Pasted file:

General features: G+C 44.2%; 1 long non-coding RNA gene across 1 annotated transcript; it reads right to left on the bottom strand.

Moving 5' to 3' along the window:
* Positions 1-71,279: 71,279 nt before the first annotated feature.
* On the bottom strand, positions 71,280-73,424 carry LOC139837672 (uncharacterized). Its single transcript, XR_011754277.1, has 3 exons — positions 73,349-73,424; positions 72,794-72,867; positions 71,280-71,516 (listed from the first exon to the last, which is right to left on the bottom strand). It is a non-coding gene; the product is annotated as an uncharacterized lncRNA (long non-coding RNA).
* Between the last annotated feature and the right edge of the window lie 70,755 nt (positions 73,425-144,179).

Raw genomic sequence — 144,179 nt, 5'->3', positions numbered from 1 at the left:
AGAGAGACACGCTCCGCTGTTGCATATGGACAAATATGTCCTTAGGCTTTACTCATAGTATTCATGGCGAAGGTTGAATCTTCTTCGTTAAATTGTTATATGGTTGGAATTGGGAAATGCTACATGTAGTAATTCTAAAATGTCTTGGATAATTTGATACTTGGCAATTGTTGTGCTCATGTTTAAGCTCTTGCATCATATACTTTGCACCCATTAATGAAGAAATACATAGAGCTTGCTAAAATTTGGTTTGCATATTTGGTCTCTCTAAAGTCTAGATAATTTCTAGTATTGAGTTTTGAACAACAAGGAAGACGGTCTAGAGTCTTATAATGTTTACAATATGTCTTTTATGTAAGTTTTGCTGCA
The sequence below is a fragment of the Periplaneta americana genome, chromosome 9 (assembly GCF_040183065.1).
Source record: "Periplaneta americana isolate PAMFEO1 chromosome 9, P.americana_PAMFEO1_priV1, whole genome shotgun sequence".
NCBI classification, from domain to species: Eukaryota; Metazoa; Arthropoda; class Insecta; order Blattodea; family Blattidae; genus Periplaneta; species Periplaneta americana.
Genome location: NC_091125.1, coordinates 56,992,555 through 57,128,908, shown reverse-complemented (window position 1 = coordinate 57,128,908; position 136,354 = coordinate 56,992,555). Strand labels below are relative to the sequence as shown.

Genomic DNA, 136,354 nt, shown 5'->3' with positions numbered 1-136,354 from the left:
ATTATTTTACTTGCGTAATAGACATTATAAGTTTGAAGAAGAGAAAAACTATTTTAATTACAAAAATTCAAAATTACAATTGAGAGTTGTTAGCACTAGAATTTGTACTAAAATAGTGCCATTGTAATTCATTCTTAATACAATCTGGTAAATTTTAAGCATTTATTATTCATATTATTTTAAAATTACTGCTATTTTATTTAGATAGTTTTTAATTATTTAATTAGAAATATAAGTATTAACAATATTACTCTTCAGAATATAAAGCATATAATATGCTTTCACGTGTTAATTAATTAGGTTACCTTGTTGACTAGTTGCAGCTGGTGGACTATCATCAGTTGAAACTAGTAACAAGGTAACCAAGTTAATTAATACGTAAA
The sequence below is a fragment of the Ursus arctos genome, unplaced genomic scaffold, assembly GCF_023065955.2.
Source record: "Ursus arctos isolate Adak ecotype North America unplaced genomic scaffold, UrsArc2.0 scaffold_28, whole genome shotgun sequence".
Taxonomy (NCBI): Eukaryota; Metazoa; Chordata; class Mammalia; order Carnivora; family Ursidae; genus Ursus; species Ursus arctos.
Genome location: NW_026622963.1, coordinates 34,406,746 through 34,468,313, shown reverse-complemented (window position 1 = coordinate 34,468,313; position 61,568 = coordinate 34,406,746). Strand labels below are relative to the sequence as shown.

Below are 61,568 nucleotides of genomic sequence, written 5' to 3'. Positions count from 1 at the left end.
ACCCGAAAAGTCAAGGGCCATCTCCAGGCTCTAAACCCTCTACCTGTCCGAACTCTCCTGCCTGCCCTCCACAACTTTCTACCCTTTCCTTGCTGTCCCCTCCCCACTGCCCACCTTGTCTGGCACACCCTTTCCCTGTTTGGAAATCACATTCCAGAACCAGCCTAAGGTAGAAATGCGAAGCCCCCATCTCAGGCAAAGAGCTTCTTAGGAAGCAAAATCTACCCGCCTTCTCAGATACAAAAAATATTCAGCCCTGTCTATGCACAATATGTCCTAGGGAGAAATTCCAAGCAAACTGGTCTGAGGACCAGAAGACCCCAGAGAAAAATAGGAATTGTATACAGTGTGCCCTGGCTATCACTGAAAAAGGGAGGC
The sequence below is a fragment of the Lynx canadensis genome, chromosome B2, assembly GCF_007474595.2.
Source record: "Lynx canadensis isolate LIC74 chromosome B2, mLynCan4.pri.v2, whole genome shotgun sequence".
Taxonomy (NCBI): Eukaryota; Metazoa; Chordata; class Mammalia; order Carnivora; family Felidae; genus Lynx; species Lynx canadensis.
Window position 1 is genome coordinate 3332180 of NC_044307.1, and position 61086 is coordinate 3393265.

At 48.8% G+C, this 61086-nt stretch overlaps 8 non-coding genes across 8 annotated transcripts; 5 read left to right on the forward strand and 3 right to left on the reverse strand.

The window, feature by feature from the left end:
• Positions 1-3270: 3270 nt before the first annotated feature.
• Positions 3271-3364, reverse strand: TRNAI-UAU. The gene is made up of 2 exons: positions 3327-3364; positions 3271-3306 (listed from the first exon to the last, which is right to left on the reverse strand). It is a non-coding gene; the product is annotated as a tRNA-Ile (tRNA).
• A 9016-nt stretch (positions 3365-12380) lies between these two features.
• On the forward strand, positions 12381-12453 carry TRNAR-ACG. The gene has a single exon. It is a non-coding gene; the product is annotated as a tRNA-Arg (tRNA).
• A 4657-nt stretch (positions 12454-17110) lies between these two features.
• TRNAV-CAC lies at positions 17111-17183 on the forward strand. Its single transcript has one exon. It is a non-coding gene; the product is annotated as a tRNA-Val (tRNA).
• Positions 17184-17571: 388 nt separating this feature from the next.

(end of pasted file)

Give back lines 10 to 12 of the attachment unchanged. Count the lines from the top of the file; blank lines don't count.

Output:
NCBI classification, from domain to species: Eukaryota; Metazoa; Arthropoda; class Insecta; order Blattodea; family Blattidae; genus Periplaneta; species Periplaneta americana.
Genome location: NC_091125.1, coordinates 56,992,555 through 57,128,908, shown reverse-complemented (window position 1 = coordinate 57,128,908; position 136,354 = coordinate 56,992,555). Strand labels below are relative to the sequence as shown.

Genomic DNA, 136,354 nt, shown 5'->3' with positions numbered 1-136,354 from the left: